Rare books bolster Buswell archives

By Micah McIntyre, News Editor

10.11.19

Buswell Library’s Special Collections, housed in the Billy Graham Center (BGC) recently acquired over 1,300 volumes of rare books from Chicago’s McCormick Theological Seminary, some of which date as far back as 1572. This new influx of books represents the library’s largest single collection of rare books since the Akin Book Collection, a 4,000 volume collection of British literature was donated by William S. Akin in 1968.

Some of the titles include a first edition of John Calvin’s transcriptions of his sermons on Galatians, a third edition of the Book of Mormon and abolitionist pamphlets.

“This [collection] is so unique,” said Assistant Professor of Library Science Sarah Stanley. “Special Collections collects things that are significant to evangelicalism or people that have had relationships with Wheaton College. The fact that these books are from the 1500s, 1600s and 1700s and are in line with our [focus] is just amazing.”

It took two weeks from the shipment’s arrival to shelve the entire collection. Stanley and senior Katherine Baylis have been the only library employees involved in the process. They put the final book on the shelf in the BGC last Monday. Baylis says that the collection is worth the hours of “meticulous” work it took to unpack them all.

“I was awed at the vast quantity of books we had received, especially because some of them are kind of rare. They’re gorgeous,” Baylis said. “Because we’re dedicating so much space to these books means they’re worth something and worthy to be looked at.”

Stanley and the library staff had received word that McCormick Seminary was moving part of their collection this past July. Every book in the collection is a duplicate of a book held by the Newberry Library in Chicago, which gave the original collection to McCormick. However, the library at McCormick did not have the space to shelve everything and shipped them to Wheaton so the books could be cared for. Many of these books have connections to Wheaton that predate those with Newberry and McCormick.

According to Stanley, some of the books and abolitionist material can be traced back to Lane Theological Seminary, the alma mater of Wheaton’s founder Jonathan Blanchard. Stanley believes it is “very likely that Blanchard used or at least looked at” some of the books in this collection.

The books cannot be entered into the library’s catalog until Buswell completes its transition to a new classification system, but the collection is open to any student who asks to see the list of titles. Stanley expressed the importance of some of the volumes for research by faculty and staff.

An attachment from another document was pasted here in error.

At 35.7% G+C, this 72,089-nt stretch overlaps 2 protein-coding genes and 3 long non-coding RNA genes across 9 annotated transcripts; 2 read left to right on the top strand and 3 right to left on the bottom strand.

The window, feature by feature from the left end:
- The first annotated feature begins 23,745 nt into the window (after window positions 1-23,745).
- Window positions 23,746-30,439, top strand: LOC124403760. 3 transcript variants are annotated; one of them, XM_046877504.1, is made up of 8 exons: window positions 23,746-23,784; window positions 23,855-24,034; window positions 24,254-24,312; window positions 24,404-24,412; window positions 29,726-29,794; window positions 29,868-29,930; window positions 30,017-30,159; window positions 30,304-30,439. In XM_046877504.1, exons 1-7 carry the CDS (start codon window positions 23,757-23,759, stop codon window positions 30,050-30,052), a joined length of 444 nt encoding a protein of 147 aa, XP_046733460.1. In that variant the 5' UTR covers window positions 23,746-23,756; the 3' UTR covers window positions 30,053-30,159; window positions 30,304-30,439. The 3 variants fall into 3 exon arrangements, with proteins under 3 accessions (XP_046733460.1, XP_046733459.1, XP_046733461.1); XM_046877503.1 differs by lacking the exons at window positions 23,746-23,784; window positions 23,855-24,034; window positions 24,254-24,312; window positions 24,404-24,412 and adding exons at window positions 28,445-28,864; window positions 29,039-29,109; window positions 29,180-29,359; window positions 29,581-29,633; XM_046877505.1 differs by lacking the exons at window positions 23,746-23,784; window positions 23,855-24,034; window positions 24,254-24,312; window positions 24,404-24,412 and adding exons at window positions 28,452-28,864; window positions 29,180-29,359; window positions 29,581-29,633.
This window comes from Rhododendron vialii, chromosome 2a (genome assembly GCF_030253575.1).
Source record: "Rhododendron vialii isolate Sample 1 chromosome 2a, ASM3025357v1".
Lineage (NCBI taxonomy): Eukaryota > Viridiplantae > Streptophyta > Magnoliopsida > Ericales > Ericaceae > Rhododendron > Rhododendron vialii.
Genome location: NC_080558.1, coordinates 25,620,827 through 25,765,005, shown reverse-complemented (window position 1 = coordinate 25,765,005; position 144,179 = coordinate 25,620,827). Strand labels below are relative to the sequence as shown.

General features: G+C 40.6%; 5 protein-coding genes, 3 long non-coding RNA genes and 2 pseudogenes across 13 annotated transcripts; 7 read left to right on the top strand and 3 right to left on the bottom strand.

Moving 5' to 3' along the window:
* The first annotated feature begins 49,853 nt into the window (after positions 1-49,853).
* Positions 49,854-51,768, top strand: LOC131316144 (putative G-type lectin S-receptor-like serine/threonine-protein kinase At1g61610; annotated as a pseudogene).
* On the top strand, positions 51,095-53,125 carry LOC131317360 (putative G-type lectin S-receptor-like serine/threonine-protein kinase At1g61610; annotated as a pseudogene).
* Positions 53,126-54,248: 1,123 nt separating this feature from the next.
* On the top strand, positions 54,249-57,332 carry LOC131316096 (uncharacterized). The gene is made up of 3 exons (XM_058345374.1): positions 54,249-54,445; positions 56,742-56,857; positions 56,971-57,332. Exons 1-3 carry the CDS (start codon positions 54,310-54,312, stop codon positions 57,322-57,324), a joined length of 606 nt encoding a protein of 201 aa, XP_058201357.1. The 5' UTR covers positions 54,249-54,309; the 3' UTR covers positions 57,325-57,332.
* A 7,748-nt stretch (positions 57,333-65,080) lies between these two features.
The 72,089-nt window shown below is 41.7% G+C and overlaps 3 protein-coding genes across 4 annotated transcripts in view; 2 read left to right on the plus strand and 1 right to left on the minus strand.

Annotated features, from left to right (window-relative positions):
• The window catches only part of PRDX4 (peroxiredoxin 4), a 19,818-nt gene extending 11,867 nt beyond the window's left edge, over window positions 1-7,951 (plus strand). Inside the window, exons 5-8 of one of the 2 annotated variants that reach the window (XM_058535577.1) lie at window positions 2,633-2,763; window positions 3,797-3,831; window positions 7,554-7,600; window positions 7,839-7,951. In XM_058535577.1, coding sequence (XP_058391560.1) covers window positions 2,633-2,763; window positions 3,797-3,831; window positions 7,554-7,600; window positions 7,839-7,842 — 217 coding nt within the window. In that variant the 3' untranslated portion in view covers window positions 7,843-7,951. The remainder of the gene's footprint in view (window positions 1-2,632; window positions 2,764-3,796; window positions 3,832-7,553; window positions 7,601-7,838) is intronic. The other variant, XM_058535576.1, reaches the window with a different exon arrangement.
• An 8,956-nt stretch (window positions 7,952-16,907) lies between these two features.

“These books have a lot of applicability to student learning,” she said. “[Examining] the previous readers’ markings and seeing how the books have been used by people presents a lot of opportunities.”

Assistant Professor of English Benjamin Weber has already conducted his own research using some of the materials in the collection. On Wednesday afternoon, he brought students from his Classical and British Literature survey class to Special Collections to see materials from the time period they were studying. Weber said in an email interview that he makes a point to take his classes to the archives for the experience and to show them the value of using these books for research.

“I want all my students to know about the incredible opportunities they have to do archival research and study books as physical objects,” said Weber. “Beyond the tremendous value these volumes have for my students, I’m excited by the potential they have for my own research. I have already done some research on medieval Biblical glosses to John 4:34 using materials in the collection, and I plan to do more.”

Stanley encourages students to take advantage of the resources in Special Collections. “Of course you need to handle the books gently and carefully, but fundamentally they are here for students to use.”

“When you look at a source online, you can get the idea that the source is there for you,” said Baylis. “Whereas, when you’re in the library and you’re holding the source in your hand, you might think, ‘I’m part of a larger literary tradition of people who have also used this information.’ Everyone builds off of each other as scholars and to be a part of that is important.”

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